The model you fit is simply inadequate to estimate the natural rate of unemployment any results from it will be completely unreliable, so I am not surprised if they make no sense. Furthermore, natural rate of unemployment is not necessary one where inflation is 0, that is Non-Accelerating Inflation Rate of Unemployment (NAIRU). NAIRU is often used as a proxy for natural rate of unemployment but the two are not the same (for some non-technical explanation of differences between natural rate of unemployment and NAIRU see Investopedia).

Estimating NAIRU:

First to estimate NAIRU you typically need multiple equations not just one (see Carnot et al. Economic Forecasting and Policy. 2nd ed. pp 104).

For example, NAIRU can be obtained by combining producer price equation with a Philips curve expressed as a wage setting equation in a wage-price loop. So we would start with a system like:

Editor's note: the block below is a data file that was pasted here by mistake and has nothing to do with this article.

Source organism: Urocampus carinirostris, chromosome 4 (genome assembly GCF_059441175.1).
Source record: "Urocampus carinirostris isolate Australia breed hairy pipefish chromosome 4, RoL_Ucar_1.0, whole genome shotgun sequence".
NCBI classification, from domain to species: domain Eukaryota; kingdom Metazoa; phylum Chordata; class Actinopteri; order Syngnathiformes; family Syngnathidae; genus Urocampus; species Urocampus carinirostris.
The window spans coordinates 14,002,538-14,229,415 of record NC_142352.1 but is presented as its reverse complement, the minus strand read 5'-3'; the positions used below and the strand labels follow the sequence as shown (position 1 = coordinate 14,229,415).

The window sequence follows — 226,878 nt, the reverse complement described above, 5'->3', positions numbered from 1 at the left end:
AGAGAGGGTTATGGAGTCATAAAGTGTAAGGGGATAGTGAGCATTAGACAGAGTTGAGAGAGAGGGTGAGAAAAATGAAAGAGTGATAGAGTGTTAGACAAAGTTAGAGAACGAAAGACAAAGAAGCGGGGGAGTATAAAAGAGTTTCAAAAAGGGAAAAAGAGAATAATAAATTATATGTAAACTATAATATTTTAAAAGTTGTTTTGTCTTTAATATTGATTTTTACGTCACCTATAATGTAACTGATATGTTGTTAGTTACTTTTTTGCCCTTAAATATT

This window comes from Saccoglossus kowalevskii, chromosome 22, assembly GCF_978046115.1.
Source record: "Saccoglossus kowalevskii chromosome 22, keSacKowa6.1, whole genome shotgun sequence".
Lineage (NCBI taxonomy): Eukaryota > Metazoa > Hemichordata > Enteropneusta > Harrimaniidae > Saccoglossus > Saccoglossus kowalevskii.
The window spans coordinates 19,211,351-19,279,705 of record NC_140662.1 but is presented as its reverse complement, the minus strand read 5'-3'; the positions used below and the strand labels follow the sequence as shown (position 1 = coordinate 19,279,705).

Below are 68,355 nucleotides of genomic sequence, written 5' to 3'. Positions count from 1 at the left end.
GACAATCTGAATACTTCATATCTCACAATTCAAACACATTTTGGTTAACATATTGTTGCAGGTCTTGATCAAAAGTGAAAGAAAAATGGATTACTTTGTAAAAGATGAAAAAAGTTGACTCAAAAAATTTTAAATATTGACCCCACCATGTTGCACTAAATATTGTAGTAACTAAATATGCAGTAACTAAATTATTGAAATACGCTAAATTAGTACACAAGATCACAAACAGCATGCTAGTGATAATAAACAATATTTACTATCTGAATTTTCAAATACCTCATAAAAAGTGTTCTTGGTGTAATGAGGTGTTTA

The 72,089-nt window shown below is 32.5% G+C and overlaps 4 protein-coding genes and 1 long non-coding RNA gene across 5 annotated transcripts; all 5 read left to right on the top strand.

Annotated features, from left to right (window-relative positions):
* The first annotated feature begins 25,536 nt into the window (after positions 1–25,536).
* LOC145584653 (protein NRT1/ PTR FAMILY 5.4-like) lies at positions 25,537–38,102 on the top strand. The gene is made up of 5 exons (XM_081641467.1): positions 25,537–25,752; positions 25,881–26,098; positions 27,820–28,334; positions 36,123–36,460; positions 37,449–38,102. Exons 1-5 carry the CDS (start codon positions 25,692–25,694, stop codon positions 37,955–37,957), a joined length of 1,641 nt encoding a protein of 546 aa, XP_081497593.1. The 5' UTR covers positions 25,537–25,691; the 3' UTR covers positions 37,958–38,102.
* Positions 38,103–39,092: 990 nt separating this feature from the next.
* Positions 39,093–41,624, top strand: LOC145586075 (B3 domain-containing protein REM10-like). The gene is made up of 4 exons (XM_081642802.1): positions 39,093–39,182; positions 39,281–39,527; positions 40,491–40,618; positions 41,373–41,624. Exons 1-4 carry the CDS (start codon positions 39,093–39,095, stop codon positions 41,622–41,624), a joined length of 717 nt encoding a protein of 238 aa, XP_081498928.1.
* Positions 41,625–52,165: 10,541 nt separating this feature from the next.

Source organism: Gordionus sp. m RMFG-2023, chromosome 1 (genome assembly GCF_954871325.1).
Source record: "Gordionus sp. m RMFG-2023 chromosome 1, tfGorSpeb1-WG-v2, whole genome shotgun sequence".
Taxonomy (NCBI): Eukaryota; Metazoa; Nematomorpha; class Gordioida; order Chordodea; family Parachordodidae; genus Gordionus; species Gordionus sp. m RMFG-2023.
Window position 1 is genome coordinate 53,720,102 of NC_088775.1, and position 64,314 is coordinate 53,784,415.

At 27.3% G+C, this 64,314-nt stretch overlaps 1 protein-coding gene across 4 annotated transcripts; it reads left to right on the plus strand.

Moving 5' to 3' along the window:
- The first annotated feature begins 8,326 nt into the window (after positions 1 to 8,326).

$$ p^s_t = w_t - \theta_t +z_t + \alpha \tag{1}$$

$$\Delta w_t = \Delta p_{t-1} - \lambda U_{t-1} + \Delta z'_t + \beta \tag{2}$$

where $p^s_t$ are log of producer prices, $w_t$ are log of wages, $\theta$ is productivity, $U_{t-1}$ is unemployment and $z$ and $z$ are some control variables exerting inflationary pressure, alpha and beta are constants. After differencing the first equation we get:

$$ \Delta p^s_t = \Delta w_t - \Delta \theta_t + \Delta z_t \tag{3}$$

If we define the wedge between consumer and producer prices, which exists due to influence of imports and taxes, as $\phi_t \implies \Delta p_t = \Delta p^s_t + \Delta \phi_t$ and hence new producer price equation will be given as: